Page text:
The gastrointestinal pathogen enteropathogenic E. coli (EPEC) causes diarrhea and is responsible for significant morbidity and mortality in children under five years of age in developing countries. There are key gaps in our understanding of how EPEC causes diarrhea. The bacteria use a syringe-like type III secretion system to deliver key virulence ?effectors? directly into host intestinal epithelial cells. In the initial phase of infection, EPEC delivers proteins that promote host cell survival. Later in infection, however, secretion of more cytotoxic proteins results in host cell death. The studies proposed in this application focus on two EPEC effector molecules that are secreted at discrete times post-infection, and that have contrasting impacts on mitochondria, and on host cell survival. We hypothesize that the orchestrated and intersecting actions of effector proteins on host mitochondrial stability and function are critical for EPEC colonization and virulence. This hypothesis will be tested in three Aims where we will: (1) Mechanistically define the impact of two EPEC effectors on host mitochondrial structure, (2) Characterize effector-dependent alterations in mitochondrial function in infected intestinal epithelial cells in vitro, and (3) Establish the impact of EPEC secreted virulence effectors on mitochondrial function in vivo using a rabbit model of infection. The proposed studies will establish the precise role of key secreted virulence factors, and of host mitochondrial perturbations, in EPEC virulence. In the future, we anticipate our studies to inform the development and use of host cell-targeted molecules as adjuncts to standard therapies for treating the diarrhea caused by EPEC and related bacteria.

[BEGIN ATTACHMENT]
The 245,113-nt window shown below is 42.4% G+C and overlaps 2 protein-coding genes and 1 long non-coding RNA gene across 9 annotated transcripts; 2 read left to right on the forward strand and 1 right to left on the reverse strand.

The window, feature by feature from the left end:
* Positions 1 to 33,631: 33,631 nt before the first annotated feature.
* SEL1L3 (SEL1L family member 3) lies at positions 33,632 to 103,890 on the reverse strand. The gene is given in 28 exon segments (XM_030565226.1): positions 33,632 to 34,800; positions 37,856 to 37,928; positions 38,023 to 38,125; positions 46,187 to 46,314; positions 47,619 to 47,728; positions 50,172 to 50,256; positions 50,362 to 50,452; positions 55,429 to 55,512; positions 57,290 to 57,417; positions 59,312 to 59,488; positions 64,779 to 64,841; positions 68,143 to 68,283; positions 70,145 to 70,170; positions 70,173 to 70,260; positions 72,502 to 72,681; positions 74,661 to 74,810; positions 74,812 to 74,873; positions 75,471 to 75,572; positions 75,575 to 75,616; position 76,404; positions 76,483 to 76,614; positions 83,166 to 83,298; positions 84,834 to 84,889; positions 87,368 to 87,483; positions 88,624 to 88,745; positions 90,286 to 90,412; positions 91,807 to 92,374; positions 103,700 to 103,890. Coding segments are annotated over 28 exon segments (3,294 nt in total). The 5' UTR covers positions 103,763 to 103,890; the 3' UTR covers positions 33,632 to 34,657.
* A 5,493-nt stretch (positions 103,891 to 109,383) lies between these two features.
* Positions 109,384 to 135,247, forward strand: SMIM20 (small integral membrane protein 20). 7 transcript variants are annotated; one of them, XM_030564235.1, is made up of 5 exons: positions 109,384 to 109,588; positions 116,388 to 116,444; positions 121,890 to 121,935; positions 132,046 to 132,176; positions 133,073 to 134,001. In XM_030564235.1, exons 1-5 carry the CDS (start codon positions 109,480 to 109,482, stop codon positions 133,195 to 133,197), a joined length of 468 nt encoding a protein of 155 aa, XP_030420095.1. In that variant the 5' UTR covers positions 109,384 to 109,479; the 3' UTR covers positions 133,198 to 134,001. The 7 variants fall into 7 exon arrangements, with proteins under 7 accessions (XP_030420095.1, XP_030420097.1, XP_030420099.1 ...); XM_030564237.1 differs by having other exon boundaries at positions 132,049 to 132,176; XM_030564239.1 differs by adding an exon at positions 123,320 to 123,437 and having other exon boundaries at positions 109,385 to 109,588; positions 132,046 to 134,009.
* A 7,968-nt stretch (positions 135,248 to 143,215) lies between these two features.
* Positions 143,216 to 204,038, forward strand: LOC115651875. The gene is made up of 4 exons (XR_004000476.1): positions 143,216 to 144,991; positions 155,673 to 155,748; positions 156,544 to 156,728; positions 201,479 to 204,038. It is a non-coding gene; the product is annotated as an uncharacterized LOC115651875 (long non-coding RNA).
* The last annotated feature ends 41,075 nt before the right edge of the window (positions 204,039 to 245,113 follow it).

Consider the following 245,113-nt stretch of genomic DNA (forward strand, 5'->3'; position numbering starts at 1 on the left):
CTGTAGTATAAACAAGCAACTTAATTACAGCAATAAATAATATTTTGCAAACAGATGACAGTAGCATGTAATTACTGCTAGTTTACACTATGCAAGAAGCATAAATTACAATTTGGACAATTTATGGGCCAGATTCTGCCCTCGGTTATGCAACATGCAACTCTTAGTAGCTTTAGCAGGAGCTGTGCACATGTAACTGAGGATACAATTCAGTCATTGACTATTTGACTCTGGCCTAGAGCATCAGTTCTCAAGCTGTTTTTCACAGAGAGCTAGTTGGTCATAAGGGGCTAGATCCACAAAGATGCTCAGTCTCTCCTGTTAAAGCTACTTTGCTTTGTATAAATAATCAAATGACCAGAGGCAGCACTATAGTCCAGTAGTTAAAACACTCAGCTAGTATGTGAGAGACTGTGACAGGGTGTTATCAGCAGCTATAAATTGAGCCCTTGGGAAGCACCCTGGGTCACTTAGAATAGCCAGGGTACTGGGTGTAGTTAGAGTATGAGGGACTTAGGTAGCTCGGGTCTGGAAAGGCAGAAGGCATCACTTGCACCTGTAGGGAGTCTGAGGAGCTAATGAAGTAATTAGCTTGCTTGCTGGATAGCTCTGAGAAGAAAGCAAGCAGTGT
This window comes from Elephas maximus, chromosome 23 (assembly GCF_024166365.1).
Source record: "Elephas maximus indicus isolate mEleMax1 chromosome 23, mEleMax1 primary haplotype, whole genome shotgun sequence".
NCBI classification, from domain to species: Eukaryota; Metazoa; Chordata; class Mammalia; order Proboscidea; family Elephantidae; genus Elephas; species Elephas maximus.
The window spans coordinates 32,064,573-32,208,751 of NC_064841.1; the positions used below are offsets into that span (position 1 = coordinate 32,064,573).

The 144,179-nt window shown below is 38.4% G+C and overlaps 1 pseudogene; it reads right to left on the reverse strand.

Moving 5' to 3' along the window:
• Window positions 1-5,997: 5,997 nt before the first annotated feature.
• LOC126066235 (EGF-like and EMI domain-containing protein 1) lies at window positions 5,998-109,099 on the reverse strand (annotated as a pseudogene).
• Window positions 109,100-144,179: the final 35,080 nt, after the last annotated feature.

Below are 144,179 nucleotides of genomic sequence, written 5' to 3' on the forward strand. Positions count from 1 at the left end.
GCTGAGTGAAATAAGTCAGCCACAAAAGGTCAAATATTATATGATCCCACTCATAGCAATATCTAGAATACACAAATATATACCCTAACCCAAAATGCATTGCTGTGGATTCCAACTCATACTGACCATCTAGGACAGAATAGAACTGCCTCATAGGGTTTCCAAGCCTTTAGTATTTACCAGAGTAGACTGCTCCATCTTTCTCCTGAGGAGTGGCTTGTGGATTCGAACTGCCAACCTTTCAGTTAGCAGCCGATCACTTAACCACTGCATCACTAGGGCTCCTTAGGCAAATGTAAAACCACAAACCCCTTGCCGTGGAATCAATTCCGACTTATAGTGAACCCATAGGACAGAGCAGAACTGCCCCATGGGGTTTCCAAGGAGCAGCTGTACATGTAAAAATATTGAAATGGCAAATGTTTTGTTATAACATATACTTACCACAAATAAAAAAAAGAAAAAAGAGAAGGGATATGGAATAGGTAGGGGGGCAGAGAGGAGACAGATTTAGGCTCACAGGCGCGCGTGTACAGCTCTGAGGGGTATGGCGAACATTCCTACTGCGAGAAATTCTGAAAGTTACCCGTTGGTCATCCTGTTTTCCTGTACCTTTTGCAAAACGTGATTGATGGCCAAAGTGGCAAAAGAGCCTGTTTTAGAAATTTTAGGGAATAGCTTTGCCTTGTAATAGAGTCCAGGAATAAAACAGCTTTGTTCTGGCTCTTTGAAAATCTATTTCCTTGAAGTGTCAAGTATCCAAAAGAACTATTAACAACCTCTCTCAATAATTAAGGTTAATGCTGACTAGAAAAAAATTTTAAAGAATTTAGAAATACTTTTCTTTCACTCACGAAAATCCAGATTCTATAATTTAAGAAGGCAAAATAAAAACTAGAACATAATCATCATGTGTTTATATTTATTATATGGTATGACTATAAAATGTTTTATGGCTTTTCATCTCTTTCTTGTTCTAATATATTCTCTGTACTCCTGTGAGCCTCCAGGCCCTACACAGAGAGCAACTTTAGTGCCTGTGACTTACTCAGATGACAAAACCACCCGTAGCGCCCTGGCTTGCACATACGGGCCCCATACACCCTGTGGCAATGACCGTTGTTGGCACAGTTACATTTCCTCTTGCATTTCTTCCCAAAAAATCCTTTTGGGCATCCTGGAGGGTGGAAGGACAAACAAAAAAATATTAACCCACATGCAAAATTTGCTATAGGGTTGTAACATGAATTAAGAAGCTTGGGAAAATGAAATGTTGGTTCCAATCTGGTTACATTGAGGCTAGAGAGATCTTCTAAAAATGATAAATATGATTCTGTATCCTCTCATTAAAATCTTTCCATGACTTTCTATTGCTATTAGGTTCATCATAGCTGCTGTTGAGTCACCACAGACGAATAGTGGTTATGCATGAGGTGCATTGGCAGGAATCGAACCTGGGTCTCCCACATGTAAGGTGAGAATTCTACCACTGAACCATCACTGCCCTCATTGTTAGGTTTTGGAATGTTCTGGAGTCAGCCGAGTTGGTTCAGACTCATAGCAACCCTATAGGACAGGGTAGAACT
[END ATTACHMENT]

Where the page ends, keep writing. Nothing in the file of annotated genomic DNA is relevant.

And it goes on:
Enteropathogenic Escherichia coli (EPEC) causes diarrhea, particularly in children under five years of age, which sometimes leads to death. EPEC and related bacteria usurp control of mitochondria, the key organelle involved in cellular energy production and survival. The studies proposed in this application will uncover novel aspects of human intestinal epithelial cell biology, reveal how EPEC regulates mitochondrial function, and eventually translate to new host-targeted therapeutics.